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So, I'm trying to create a kind of text editor for creating question lists. I'm unsure how to achieve that.

What I came up with until now is to create a JPanel which represents an A4 piece of paper. Then, I'd like to create maybe another JPanel which would contain several textboxes in which question/answers would be typed in. The problem is that I'd like to be able to add/remove questions from anywhere within my "document". Doing it with arrays would be tedious and I'd survive that, but the main issue would be fixed array size.

My question is, is there any way to create some kind of dynamic list and what would be a way to go in my case? It's also important to be able to pinpoint a certain "question" JPanel by simply invoking any of its textboxes (because clicking a textbox and pressing a combination of keys would add another question after the invoked one, at least that's the plan).

Anyone?

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closed as not a real question by casperOne Aug 16 '12 at 14:11

It's difficult to tell what is being asked here. This question is ambiguous, vague, incomplete, overly broad, or rhetorical and cannot be reasonably answered in its current form. For help clarifying this question so that it can be reopened, visit the help center.If this question can be reworded to fit the rules in the help center, please edit the question.

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Do you mean something like an ArrayList? - docs.oracle.com/javase/7/docs/api/java/util/ArrayList.html –  Dan W Aug 15 '12 at 14:03

3 Answers 3

up vote 1 down vote accepted

Try using the collections, from java.util.collection package.

1. If every question you create has a unique identifier attached to it, then try to use Map, where let an Integer be your unique identifier and String may be the question

Map<Integer, String> map = HashMap<Integer, String>();

2. If you are storing the question is in sequence, List may also suffice.

List<String> list = ArrayList<String>();

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There is no java.util.collection package. The collection classes are in the package java.util. –  Jesper Aug 15 '12 at 14:18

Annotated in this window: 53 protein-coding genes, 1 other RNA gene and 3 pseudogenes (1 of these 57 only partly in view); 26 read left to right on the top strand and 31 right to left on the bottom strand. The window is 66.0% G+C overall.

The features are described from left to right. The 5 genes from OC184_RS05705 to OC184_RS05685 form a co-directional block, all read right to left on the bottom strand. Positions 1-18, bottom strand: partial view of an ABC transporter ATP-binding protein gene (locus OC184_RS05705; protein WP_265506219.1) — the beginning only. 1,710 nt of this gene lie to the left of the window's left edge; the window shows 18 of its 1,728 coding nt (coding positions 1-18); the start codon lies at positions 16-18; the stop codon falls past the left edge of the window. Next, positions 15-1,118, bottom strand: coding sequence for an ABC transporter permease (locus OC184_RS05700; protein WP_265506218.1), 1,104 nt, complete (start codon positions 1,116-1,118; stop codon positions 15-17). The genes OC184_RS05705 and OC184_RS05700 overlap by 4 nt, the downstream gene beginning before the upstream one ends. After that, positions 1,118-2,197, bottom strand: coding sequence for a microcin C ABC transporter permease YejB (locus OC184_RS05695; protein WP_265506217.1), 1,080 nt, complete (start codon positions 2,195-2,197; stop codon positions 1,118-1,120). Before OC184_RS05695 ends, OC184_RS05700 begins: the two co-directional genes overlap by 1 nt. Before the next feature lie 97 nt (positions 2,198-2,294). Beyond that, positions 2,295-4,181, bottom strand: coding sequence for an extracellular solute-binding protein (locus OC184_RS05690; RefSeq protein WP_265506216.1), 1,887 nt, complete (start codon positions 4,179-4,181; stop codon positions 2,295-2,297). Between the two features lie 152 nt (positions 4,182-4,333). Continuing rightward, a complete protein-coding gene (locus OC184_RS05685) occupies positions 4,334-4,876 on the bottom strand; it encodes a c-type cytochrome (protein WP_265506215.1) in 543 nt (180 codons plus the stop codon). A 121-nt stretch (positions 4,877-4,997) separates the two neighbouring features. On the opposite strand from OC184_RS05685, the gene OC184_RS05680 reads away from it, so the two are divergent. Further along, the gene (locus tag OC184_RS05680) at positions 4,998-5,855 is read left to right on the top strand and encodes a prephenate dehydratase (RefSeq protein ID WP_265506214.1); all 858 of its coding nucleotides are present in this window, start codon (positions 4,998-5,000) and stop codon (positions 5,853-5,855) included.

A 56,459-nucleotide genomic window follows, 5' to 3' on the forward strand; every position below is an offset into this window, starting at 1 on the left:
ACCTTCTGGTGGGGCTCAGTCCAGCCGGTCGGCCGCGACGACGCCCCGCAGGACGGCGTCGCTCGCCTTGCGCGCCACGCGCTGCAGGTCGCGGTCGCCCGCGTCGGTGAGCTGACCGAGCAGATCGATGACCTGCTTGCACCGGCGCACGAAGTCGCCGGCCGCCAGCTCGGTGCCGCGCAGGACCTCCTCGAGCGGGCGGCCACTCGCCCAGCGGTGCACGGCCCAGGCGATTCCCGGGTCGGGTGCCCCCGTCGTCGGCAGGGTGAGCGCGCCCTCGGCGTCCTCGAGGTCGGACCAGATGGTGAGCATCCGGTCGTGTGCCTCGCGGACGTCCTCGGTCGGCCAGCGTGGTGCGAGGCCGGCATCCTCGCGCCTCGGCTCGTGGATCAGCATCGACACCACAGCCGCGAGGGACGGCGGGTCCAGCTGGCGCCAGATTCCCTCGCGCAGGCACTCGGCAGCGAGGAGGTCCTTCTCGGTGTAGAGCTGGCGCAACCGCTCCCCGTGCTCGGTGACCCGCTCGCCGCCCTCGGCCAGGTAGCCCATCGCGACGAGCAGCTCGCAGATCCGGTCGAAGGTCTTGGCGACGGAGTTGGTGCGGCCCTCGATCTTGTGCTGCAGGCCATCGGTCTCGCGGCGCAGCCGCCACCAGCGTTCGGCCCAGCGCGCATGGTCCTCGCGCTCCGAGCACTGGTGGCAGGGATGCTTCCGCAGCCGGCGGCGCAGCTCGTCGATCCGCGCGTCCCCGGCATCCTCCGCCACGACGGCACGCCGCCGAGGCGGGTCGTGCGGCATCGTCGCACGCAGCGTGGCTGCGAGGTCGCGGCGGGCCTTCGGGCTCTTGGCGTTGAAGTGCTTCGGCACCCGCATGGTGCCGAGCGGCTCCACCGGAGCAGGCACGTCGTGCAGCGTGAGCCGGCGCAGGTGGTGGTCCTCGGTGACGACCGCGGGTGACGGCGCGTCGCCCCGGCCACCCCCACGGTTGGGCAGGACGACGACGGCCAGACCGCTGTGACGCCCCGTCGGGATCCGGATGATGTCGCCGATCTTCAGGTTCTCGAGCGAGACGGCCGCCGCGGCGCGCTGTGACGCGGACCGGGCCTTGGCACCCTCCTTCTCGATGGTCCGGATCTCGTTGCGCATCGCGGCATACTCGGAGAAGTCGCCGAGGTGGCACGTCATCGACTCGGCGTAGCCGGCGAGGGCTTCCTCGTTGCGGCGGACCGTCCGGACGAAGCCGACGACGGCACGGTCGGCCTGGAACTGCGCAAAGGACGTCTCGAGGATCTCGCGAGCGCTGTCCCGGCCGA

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Try using HashMap<Integer, Array<String>> Each Integer will specify a certain type of Question, and Array<String> will have the Questions attached to that Integer in the list –  Kumar Vivek Mitra Aug 15 '12 at 14:30
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Collections gives better flexibility than arrays, thats for sure... Among Maps HashMap is fastest, but if its about ArrayList and HashMap , then its not abt the quickness but the purpose. ArrayList maintains Sequence, and HashMap key-value pair –  Kumar Vivek Mitra Aug 15 '12 at 14:45
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Well i have laid down the advantages and differences, now its ur call....... i hope you will make a good choice –  Kumar Vivek Mitra Aug 15 '12 at 14:52
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You can always create your own class and put it into the array list. Then that class can have The question, the answer, the question type and any other fields or pieces of information you want your questions to have. –  Brinnis Aug 15 '12 at 15:06

Take a look at ArryList. There are also many other collection classes in the util package that are also worth looking at. However, if you do not need a List and would like to be able to retrieve your Object by a known key a HashMap would be a better choice. For instance you should be able to use a JPanel or a TextField as the key.

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Do you mean ArrayList?

You could also use a Map to have a key and then the JPanel as an instance?

It sounds like an ArrayList is better and then you generate a new JPanel biased on the Object/String in the ArrayList when it is clicked on.

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